Automating your business so you can take a break

 Small business owners put in long hours, and finding time for a decent break can be difficult. In fact, half (49%) of small business owners plan to spend less than three days away from work during the end of year holiday season, research has found.

Even when business owners do finally take time away from their business, only 14 per cent completely unplug while they’re away.

Most small business owners feel as though they have a very valid reason for not taking a holiday. A survey by Xero revealed that many struggle to take time off because they need to be available at all times as the key decision maker, or they’re self-employed, or just too busy to relax.

With Christmas just around the corner, it may be time to see if automating some of your tasks could make it possible to step away from your business for a much-needed break this year.

The case for automation

The possibilities of automation can have on the Australian economy could be huge. According to a report commissioned by Google, automating elements of a business could result in the economy reaping up a $2.2 trillion o by 2030, by doubling our pace of artificial intelligence and robotics automation and freeing up tasks.

For small and medium-sized businesses, automation can play a role in minimising repetitive processes such as invoicing or email communications.

The key is to automate tasks where a human touch doesn’t add additional value, or where it’s essential to eliminate the possibility of human error. It’s a good idea to start small and think of repetitive functions that can free up time or allow aspects of the business to run in your absence.

There are countless apps and digital tools that will enable you to streamline processes that can increase customer service and reduce costs.

Some popular tools for Australian small businesses include cloud accounting tools like Xero, MYOB or for soloists, Rounded.

When it comes to  email marketing or social media tools such as MailChimp, Hootsuite or Bufferare useful, while Zapier can automate application workflows, and Slack can manage internal communication.

Article image 2

Automating from the outset

Kate Willbourn-Trevett introduced automated workflows to several parts of her small business from the outset and has incorporated new digital tools and apps along the way.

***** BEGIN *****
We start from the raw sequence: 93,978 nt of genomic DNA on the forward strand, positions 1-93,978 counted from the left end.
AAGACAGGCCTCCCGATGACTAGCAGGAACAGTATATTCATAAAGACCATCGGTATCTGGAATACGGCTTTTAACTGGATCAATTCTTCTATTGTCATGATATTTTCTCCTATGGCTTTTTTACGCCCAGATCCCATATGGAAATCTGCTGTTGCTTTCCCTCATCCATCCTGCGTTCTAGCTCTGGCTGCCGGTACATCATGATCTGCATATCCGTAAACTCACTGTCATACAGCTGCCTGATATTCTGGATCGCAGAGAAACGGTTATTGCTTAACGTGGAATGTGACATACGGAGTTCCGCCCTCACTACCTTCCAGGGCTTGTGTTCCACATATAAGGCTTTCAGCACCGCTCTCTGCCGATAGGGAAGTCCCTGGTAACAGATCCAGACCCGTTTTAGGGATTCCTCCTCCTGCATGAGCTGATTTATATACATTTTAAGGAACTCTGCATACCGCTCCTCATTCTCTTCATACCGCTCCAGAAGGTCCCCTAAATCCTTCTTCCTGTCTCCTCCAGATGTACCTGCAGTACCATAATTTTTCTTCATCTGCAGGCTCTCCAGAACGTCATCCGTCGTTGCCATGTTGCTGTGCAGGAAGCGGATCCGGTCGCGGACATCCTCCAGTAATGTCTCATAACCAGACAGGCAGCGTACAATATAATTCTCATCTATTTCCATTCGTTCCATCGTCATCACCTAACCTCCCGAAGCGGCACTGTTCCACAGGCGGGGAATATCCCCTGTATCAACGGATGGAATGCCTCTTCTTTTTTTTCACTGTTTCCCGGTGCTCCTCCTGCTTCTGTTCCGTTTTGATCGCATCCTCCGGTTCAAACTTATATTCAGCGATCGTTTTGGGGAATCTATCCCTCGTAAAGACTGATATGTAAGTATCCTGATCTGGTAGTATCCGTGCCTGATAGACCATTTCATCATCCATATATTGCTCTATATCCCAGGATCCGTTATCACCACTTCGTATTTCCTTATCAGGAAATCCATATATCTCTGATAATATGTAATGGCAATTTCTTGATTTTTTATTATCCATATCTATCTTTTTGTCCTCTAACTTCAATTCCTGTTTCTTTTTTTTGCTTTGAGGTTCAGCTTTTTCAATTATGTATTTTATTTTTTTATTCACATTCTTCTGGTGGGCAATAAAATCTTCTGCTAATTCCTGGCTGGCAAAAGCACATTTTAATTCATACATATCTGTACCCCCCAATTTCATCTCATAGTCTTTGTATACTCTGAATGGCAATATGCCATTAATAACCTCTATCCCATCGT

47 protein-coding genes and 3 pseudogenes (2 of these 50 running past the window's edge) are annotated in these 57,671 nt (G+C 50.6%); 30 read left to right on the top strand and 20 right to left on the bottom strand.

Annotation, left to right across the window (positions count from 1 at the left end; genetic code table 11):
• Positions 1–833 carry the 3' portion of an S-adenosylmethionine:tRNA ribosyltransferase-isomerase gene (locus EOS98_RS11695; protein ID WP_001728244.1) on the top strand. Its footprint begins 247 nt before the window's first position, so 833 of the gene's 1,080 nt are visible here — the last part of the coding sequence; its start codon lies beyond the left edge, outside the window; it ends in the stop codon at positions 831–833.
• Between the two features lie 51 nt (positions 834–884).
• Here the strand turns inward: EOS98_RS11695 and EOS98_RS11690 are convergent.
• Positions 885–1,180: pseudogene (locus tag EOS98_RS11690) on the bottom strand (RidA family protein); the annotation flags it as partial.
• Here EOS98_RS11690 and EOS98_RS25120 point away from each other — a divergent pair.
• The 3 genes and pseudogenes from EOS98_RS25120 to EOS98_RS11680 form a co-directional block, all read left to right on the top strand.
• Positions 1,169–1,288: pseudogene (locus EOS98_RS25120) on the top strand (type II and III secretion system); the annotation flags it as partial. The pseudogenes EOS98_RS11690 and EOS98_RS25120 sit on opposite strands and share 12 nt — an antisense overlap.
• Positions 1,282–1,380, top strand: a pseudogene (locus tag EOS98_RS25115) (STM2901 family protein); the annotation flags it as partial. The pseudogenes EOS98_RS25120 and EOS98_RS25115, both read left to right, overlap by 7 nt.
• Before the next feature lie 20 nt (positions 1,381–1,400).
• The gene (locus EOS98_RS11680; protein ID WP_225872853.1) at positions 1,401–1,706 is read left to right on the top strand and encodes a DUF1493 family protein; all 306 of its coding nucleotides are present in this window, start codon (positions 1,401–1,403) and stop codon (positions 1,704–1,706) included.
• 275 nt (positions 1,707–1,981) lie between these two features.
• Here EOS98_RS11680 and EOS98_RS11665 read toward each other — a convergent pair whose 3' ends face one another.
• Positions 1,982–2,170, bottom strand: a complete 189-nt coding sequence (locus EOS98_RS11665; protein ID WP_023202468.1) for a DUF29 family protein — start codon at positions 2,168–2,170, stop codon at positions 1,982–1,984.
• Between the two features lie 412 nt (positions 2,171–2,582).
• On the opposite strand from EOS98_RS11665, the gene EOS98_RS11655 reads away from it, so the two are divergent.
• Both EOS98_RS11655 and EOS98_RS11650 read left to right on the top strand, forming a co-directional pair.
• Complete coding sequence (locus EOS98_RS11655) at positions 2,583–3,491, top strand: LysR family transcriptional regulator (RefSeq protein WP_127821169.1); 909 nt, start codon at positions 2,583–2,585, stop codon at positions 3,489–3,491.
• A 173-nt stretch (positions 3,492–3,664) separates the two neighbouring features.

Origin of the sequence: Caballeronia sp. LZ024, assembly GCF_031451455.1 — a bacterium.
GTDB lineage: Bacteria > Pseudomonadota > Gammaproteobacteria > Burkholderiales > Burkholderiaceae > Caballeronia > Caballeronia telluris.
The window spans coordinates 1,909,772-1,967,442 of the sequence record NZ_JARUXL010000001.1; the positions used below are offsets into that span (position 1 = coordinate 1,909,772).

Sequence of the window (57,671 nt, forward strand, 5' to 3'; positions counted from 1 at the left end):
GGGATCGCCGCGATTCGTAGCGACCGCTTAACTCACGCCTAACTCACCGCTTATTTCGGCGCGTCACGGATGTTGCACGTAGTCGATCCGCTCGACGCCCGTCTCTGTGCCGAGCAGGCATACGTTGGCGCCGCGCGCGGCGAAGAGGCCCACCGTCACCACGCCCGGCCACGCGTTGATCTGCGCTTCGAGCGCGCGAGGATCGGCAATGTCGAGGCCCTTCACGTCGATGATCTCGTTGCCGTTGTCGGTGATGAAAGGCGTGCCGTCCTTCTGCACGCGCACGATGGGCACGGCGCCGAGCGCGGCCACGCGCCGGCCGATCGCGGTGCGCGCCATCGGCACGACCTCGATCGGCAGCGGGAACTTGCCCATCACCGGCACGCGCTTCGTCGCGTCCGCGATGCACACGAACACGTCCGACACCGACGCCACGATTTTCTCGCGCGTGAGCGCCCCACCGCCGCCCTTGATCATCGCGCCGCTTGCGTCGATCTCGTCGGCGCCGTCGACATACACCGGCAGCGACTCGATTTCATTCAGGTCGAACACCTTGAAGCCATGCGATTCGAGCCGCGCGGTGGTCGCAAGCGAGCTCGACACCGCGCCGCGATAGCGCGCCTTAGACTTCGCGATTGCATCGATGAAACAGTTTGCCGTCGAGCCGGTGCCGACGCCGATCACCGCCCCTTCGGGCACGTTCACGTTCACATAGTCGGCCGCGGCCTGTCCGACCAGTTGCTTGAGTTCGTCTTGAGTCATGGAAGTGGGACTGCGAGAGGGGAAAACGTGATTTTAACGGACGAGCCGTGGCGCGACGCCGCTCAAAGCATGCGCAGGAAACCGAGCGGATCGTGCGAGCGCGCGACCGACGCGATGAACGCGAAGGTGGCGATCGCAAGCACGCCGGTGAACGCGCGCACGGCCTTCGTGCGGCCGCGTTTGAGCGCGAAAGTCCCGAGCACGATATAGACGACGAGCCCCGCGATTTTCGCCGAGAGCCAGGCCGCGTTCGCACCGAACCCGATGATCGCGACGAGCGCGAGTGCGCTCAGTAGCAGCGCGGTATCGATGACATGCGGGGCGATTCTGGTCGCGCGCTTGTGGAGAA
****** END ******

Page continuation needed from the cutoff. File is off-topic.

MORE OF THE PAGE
She left her corporate career to launch Foodies Collective two years ago, which sends boxes of artisan food products to customers all over Australia.

She says the business has automation tools in place to simplify processes across social media, email newsletters and accounting.

“Automation has allowed me to spend the limited time I have on other parts of the business, which is focused on growth versus the day-to-day running of the business.”

She says automating certain tasks also ensures the business can still run smoothly if she takes a short break over the holiday period, or a few days off here and there. The software and tools enable her to “check in on things” even if she is on a break, which also helps her manage school holiday periods with her young family.

Article image 3

Automating the finances

Automation has also freed up time for Rachel Power to focus on growing her business. The owner of Waterfalls Café & Gallery in Tasmania, Power started her journey to automation in the finance arena, implementing Xero, which she uses for payroll, invoicing, bookkeeping and accounting.

“Automating elements of the business and utilising apps has saved me so much time and sanity. It allows me to efficiently outsource areas I’m not strong in (like accounting), yet still be able to oversee them,” Power says.

The transparency that cloud automation tools have bought to her business means she can take a few days off and still know the businesses’ finances and payroll will still be taken care of.

“I’ve now introduced Kounta for my cash registers, which also integrates into Xero. This means I can see in real time [even when I’m away from the business] how busy my café is and what items are selling,” Power says.

Automating pricing updates

Rob Lambert is another small business owner to look for opportunities to introduce automation technologies. He’s particularly focused on automating small repetitive tasks within his businesses, Flowers Across Melbourne and Flowers Across Sydney.

“We’ve automated many different aspects of our business to help us keep consistency while allowing us to focus on the creative side of the business,” Lambert says.

A key issue for Lambert was constantly updating and managing fluctuating flower prices throughout the season, week by week, and by state. The mammoth task was time consuming and constant and was another barrier to taking any time away from the business. By implementing bespoke systems created in-house, he’s been able to better manage pricing updates so he can focus on other aspects of the business.

Lambert also uses Zapier for a number of repetitive tasks, which connects multiple apps such as Google Sheets, Slack and Trello. “We use Zapier to automatically filter emails and feed any customer complaints into a spreadsheet for review so that we can go over them together as a team and pick any recurring issues we need to get on top of quickly,” he says.

“With automation and cloud-based products, I’ve managed to get to the point where as long as I have a device with an internet connection, I can run my business from anywhere in the world.”

And, like so many other small business owners, he’s is looking forward to taking a break this Christmas.